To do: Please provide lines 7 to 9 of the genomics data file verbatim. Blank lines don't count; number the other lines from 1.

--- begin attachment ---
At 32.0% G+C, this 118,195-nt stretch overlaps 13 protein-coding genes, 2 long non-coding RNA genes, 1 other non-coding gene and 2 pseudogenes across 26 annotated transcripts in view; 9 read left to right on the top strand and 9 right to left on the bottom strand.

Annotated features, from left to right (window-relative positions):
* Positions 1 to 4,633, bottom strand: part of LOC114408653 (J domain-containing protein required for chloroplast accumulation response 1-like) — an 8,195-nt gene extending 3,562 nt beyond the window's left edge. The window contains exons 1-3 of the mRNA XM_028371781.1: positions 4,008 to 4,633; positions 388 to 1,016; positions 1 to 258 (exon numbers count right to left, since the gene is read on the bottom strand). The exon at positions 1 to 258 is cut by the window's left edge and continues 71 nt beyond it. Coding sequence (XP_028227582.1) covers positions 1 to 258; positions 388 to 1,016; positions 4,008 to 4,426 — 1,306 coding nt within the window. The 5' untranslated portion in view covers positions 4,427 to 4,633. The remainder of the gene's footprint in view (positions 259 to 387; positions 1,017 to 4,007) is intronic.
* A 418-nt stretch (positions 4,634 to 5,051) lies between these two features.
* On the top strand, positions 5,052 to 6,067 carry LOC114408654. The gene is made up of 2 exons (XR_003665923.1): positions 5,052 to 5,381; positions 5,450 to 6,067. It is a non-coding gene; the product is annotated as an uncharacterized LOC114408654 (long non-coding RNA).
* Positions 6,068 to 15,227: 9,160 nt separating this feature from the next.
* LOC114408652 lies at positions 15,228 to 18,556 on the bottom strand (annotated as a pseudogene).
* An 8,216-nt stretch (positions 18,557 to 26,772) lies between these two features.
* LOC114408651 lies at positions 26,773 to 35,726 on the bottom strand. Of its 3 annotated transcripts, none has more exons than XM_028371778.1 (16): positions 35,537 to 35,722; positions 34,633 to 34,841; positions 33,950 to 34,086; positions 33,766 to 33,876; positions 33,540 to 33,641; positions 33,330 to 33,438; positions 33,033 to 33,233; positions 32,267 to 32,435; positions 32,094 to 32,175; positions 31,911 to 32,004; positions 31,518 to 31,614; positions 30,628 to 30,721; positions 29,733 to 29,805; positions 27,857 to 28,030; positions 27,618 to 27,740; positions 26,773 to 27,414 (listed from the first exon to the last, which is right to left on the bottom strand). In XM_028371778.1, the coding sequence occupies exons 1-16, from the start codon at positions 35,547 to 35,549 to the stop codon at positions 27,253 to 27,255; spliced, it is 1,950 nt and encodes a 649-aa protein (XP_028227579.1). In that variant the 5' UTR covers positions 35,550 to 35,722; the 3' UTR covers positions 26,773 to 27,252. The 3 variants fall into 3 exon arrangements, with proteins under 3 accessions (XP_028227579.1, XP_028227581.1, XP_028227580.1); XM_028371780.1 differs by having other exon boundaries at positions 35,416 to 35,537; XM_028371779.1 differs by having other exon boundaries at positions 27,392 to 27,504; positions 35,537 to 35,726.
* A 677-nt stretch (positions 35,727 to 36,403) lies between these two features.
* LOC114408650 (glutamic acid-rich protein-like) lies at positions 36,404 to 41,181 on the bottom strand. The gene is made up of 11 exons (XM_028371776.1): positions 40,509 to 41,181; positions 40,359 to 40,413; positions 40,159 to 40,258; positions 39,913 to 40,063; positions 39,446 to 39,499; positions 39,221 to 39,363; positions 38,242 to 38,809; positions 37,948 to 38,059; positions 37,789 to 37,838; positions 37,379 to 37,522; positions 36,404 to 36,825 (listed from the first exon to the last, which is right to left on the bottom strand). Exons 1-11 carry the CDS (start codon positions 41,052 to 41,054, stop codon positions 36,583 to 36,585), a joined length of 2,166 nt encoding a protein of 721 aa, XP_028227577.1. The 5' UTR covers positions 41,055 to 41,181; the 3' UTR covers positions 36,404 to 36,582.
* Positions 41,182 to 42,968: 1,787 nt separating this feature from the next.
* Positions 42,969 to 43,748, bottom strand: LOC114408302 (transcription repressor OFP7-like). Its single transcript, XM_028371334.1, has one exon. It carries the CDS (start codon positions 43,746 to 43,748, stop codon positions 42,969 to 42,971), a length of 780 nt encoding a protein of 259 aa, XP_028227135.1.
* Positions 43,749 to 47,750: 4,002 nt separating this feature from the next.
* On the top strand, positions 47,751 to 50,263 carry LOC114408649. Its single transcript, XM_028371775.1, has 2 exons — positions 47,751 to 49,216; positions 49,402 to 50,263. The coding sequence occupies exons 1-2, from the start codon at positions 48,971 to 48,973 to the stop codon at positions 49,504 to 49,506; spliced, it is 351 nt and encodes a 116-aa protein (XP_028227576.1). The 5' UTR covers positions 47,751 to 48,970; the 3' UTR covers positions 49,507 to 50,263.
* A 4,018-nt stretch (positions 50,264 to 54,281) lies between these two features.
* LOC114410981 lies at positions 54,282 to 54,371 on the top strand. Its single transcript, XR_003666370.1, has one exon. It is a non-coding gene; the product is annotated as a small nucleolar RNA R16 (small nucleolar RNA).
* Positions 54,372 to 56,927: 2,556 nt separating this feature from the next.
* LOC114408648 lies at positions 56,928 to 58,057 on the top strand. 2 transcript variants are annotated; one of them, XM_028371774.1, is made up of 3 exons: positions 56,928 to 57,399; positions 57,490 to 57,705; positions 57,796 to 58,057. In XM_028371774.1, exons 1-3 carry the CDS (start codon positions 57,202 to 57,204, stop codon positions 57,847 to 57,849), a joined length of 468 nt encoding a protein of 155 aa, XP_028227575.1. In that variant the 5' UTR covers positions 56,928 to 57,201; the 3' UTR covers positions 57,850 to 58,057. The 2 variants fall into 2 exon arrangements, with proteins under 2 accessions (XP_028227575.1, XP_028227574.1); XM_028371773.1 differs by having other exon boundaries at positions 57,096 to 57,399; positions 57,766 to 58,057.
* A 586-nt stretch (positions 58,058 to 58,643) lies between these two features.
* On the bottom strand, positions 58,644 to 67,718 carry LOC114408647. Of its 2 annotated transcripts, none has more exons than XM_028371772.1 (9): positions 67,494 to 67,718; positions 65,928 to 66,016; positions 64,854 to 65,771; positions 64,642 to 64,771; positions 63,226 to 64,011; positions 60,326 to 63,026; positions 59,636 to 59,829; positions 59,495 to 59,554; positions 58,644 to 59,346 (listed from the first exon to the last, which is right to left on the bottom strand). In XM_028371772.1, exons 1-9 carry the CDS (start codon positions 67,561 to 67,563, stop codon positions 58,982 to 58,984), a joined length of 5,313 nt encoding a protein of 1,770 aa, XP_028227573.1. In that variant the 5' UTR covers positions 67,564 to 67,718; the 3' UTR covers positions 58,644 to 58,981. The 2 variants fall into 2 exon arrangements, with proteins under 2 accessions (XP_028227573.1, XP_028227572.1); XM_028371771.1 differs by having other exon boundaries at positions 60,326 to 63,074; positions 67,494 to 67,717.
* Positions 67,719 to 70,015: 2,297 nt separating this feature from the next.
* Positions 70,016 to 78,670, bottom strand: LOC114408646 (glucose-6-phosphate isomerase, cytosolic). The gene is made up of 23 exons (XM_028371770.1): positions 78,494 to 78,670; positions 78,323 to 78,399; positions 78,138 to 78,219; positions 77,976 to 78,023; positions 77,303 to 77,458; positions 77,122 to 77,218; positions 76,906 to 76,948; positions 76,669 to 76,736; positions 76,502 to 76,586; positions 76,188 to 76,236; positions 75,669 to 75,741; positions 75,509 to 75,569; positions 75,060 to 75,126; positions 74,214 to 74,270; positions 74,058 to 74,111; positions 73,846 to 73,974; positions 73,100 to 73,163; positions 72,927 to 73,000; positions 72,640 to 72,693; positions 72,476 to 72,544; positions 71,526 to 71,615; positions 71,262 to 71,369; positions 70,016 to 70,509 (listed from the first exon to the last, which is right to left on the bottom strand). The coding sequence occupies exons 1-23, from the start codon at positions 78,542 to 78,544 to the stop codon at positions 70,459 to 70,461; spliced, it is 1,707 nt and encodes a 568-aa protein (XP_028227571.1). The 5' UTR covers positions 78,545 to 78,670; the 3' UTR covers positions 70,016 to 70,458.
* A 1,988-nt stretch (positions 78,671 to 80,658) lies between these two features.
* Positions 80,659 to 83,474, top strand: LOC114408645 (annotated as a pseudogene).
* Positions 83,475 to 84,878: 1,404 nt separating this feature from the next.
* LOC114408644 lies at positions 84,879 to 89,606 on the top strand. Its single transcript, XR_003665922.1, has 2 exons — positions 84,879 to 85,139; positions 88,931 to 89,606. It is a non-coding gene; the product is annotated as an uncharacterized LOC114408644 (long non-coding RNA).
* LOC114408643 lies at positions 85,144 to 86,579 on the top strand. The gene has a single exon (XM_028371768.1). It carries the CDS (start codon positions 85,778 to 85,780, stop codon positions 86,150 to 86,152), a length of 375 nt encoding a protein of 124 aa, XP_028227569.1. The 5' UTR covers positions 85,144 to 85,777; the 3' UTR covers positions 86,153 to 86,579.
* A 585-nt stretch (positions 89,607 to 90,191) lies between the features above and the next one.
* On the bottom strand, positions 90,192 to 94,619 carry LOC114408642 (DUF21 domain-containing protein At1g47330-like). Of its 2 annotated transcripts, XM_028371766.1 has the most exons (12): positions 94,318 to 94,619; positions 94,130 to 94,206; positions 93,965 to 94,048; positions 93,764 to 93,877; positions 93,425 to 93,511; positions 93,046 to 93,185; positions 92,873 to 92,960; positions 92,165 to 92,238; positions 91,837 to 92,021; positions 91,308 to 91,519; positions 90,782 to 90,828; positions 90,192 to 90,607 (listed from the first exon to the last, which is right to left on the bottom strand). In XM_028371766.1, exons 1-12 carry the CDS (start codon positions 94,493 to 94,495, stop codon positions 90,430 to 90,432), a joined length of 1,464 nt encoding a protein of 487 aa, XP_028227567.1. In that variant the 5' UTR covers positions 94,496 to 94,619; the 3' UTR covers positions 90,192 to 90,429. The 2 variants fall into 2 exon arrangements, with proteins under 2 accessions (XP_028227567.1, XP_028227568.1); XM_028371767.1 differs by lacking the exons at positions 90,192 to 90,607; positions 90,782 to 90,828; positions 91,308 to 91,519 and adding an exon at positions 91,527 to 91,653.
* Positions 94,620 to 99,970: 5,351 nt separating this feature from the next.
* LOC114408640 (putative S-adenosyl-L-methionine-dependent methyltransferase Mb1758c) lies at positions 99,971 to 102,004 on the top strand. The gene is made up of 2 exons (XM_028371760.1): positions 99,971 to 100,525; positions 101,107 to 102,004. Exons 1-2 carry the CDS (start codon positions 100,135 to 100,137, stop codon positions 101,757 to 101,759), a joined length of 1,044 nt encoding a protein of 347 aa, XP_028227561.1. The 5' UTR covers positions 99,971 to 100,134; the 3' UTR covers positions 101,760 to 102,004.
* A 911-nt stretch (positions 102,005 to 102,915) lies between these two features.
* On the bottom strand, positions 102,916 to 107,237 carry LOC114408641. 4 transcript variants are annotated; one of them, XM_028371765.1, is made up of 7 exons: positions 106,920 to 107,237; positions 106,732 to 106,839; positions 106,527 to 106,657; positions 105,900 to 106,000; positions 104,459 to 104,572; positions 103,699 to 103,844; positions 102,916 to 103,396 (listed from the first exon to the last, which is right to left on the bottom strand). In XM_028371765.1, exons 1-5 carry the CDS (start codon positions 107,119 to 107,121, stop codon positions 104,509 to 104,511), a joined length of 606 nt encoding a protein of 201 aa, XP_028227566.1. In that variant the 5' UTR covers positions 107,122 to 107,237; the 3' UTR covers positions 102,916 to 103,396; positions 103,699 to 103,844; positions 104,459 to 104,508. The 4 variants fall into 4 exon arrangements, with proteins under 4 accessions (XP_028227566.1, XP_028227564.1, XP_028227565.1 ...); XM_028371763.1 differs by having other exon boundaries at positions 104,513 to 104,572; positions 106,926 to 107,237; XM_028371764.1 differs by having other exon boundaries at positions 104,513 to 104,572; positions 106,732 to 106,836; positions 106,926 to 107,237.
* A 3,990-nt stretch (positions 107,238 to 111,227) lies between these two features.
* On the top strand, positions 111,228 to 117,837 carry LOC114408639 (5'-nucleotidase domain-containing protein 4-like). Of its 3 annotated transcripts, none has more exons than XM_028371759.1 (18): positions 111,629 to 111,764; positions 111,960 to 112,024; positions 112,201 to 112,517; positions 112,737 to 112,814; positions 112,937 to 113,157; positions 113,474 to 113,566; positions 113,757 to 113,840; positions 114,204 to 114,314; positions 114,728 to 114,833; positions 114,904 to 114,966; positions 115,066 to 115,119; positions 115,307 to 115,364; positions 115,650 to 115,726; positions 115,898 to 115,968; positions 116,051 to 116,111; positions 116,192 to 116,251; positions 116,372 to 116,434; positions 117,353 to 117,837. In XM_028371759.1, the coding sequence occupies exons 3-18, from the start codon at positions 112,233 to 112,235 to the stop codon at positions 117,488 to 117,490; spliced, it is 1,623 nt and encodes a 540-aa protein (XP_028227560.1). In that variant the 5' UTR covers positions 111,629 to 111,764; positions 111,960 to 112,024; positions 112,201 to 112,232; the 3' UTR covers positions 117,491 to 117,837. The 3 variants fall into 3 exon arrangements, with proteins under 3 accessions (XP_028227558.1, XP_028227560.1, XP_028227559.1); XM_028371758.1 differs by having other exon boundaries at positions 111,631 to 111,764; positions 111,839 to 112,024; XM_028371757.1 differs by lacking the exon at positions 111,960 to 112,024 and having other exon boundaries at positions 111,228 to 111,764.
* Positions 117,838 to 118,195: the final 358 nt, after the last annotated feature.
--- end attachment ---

* LOC114408652 lies at positions 15,228 to 18,556 on the bottom strand (annotated as a pseudogene).
* An 8,216-nt stretch (positions 18,557 to 26,772) lies between these two features.
* LOC114408651 lies at positions 26,773 to 35,726 on the bottom strand. Of its 3 annotated transcripts, none has more exons than XM_028371778.1 (16): positions 35,537 to 35,722; positions 34,633 to 34,841; positions 33,950 to 34,086; positions 33,766 to 33,876; positions 33,540 to 33,641; positions 33,330 to 33,438; positions 33,033 to 33,233; positions 32,267 to 32,435; positions 32,094 to 32,175; positions 31,911 to 32,004; positions 31,518 to 31,614; positions 30,628 to 30,721; positions 29,733 to 29,805; positions 27,857 to 28,030; positions 27,618 to 27,740; positions 26,773 to 27,414 (listed from the first exon to the last, which is right to left on the bottom strand). In XM_028371778.1, the coding sequence occupies exons 1-16, from the start codon at positions 35,547 to 35,549 to the stop codon at positions 27,253 to 27,255; spliced, it is 1,950 nt and encodes a 649-aa protein (XP_028227579.1). In that variant the 5' UTR covers positions 35,550 to 35,722; the 3' UTR covers positions 26,773 to 27,252. The 3 variants fall into 3 exon arrangements, with proteins under 3 accessions (XP_028227579.1, XP_028227581.1, XP_028227580.1); XM_028371780.1 differs by having other exon boundaries at positions 35,416 to 35,537; XM_028371779.1 differs by having other exon boundaries at positions 27,392 to 27,504; positions 35,537 to 35,726.